San Bernardino Seal

By Ed Mendel
Monday, December 25, 2012

RIVERSIDE — A federal judge last week rejected a CalPERS request to sue bankrupt San Bernardino for a growing unpaid bill, but gave preliminary support to the argument that the bill must be paid in full before the city can leave bankruptcy.

The widely watched question of whether the bankruptcy will reduce pensions promised retirees or payments made by the city to CalPERS may now turn on the ability of the city to pay.

U.S. Bankruptcy Judge Meredith Jury agreed to a 60-day discovery period sought by CalPERS to probe city finances. City officials said they plan to hire a half-dozen persons to help a skeleton staff provide information to the big pension system.

The judge rejected a CalPERS motion to lift the automatic stay on debt collection imposed when San Bernardino filed for bankruptcy Aug. 1. She said employee pay would be threatened and the attempt to reorganize under bankruptcy law undercut.

Jury said she would be “highly disappointed” if CalPERS sued the city in state court, citing an appeals court decision giving bankruptcy court precedence. A CalPERS lawyer replied that an “end run” is unlikely but left the option open.

The judge indefinitely delayed a ruling on whether San Bernardino is eligible for bankruptcy, a step that would give the city more leverage in negotiations with creditors. She urged the city to begin thinking about an “end game” plan now.

In an emergency filing for bankruptcy, the city said debt deferral was needed to continue meeting payroll. Unlike in the Stockton and Vallejo bankruptcies, San Bernardino stopped making payments to CalPERS.

The city’s unpaid bill to CalPERS, growing at $1.7 million a month, is now more than $8 million. The debt is expected to reach $13 million to $19 million by the end of the fiscal year in June, depending on whether unions agree to pay more toward pensions.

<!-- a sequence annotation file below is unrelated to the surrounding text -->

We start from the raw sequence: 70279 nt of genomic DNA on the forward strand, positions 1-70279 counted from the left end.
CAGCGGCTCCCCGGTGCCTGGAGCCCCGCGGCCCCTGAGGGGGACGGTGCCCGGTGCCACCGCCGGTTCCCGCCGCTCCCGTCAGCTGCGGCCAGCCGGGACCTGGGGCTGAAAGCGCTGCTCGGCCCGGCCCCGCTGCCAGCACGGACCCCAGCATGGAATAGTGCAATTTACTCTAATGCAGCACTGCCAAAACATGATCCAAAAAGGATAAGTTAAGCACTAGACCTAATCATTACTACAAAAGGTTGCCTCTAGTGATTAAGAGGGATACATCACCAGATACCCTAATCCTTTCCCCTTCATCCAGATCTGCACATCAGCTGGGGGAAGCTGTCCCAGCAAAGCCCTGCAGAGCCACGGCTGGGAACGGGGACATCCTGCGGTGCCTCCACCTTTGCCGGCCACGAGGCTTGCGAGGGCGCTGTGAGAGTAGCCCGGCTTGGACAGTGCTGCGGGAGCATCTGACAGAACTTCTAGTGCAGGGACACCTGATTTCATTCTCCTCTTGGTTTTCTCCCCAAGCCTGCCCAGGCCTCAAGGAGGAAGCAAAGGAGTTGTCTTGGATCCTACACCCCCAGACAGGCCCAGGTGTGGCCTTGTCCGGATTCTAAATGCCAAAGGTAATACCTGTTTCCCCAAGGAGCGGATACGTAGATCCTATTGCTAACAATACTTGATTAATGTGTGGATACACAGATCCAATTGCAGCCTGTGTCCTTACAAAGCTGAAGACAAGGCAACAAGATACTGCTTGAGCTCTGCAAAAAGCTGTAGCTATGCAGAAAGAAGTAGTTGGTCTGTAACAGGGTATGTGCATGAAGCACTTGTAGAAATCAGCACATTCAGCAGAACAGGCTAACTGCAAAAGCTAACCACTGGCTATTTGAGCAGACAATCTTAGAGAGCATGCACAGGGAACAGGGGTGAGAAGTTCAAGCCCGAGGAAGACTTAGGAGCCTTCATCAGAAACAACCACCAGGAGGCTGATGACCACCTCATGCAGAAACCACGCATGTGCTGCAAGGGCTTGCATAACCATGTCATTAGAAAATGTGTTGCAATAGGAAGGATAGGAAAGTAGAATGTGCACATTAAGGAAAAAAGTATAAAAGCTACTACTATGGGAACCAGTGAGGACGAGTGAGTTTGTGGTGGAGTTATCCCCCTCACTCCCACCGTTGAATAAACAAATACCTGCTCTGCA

San Bernardino contends that a new city manager and finance officer hired last spring discovered a $19 million general fund cash deficit. The city blames years of overspending, faulty bookkeeping, a weak local economy and the housing bust.

A CalPERS attorney, Michael Gearin, told the court Friday the city has an unexplained $14.7 million cash surplus. He argued that the city could pay its CalPERS bill if ordered to do so by a state court.

In the Vallejo bankruptcy, unions waged a lengthy and unsuccessful court battle to dip into restricted special funds to help close a general fund deficit. San Bernardino already has borrowed $15 million from special funds and is proposing to defer repayment.

The judge told an attorney for the city, Paul Glassman, during a four-hour hearing that CalPERS apparently hopes to discover a “pot of gold” stashed among the city special funds.

Glassman said all of the special fund information is on the city website, except for limited access to the water department. He said the city has borrowed from special funds to survive but cannot simply “raid” them.

CalPERS said the city only produced about a dozen of the more than 50 financial documents requested. During a hearing recess, CalPERS and the city were unable to agree on a discovery plan. They will try again before the next court hearing Jan. 22.

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